Time for David to become Goliath

According to Companies House, in the first 6 months of this year 204,361 new business were registered in the UK.  That is the highest number in 10 years and a 51% rise on the first six months of 2008, when the UK first went into recession.

Why is this happening?  Rising unemployment is certainly a factor.  Needs must.  The majority of those unemployed have much in terms of skills and experience.   Many a business is either not hiring or not prepared to invest in training someone who doesn’t tick every single box on the skills and experience sheet.  The same is true of Graduates, College and School Leavers.  Much to offer, lots of drive, little by way of opportunity.  So what do you do?  If nobody else will give you a chance, what have you got to lose by backing yourself?

The world of work is changing.  The advantages of being small, of being a start-up, lies in your  versatility, the ability to move fast to meet the needs of your customer.  The low-cost of technology is levelling the playing field, affording smaller companies the opportunity to compete with larger corporates.  Genuinely low-cost models prevail.   The ability to set yourself up from home yet have global reach means that you can offer great customer service at low-cost and make great margin as a consequence.

Its working.  Only 0.6% of firms founded in 2009 had since gone into receivership or liquidation, compared with an average of 4.5% of those firms set up between 2000 and 2008.  The new breed of business owner is smart.  Circumstances dictate the need to focus on cash.  Low cost, cash generative, flexible models are order of the day.  People are focused and willing to learn.  They are driven to succeed, no longer wanting to rise or fall on decisions over which they ultimately have little influence.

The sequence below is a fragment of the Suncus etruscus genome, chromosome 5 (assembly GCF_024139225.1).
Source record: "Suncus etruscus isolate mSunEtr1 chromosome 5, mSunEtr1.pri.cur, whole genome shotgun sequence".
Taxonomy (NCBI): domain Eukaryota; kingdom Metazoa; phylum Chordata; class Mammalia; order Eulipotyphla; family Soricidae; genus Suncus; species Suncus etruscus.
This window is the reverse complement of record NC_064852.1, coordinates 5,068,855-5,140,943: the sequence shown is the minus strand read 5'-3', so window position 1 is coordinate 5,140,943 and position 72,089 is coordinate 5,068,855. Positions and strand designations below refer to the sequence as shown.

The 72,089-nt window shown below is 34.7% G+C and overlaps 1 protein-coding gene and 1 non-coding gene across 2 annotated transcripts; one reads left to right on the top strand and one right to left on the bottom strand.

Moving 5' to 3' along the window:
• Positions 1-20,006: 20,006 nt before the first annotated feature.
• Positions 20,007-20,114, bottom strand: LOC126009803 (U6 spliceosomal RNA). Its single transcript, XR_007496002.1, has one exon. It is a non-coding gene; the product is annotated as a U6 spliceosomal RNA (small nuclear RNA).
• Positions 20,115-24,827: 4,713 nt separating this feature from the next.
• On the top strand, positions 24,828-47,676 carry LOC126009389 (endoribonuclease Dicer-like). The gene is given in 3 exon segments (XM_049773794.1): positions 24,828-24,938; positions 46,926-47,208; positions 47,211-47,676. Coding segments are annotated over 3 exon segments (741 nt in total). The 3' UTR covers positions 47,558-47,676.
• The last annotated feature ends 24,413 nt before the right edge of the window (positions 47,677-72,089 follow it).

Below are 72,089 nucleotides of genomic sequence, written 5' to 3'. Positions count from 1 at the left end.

Small Business is the life blood of the economy.  We should celebrate the courage and tenacity, the spirit and drive of anyone prepared to give it a try.  There is a big difference between true entrepreneurship and being a great technician.  Regardless, we should do more to encourage people to try starting a business.  I am not sure it is uniquely British, but we love a tall poppy.  We do it to our sports stars, our business leaders, our stars of music, stage and screen and we do it to our business champions.  Build them up and as soon as they have a whiff of success, we love to cut them off at the knees.

In the UK we don’t celebrate success anywhere near enough.  Our media focuses on failure relentlessly.  It needs to stop.  Maybe this is the time.  Keep those start-ups, those small businesses coming.  If it doesn’t work out and it’s still for you, do it again.  Do it as many times as you can.  We need you and love you for having a go.  We will be thanking you for many years to come, because it is you that will return us to long-term, sustainable economic growth.  The little guy is the giant of this new economy.  Its time for David to become Goliath.


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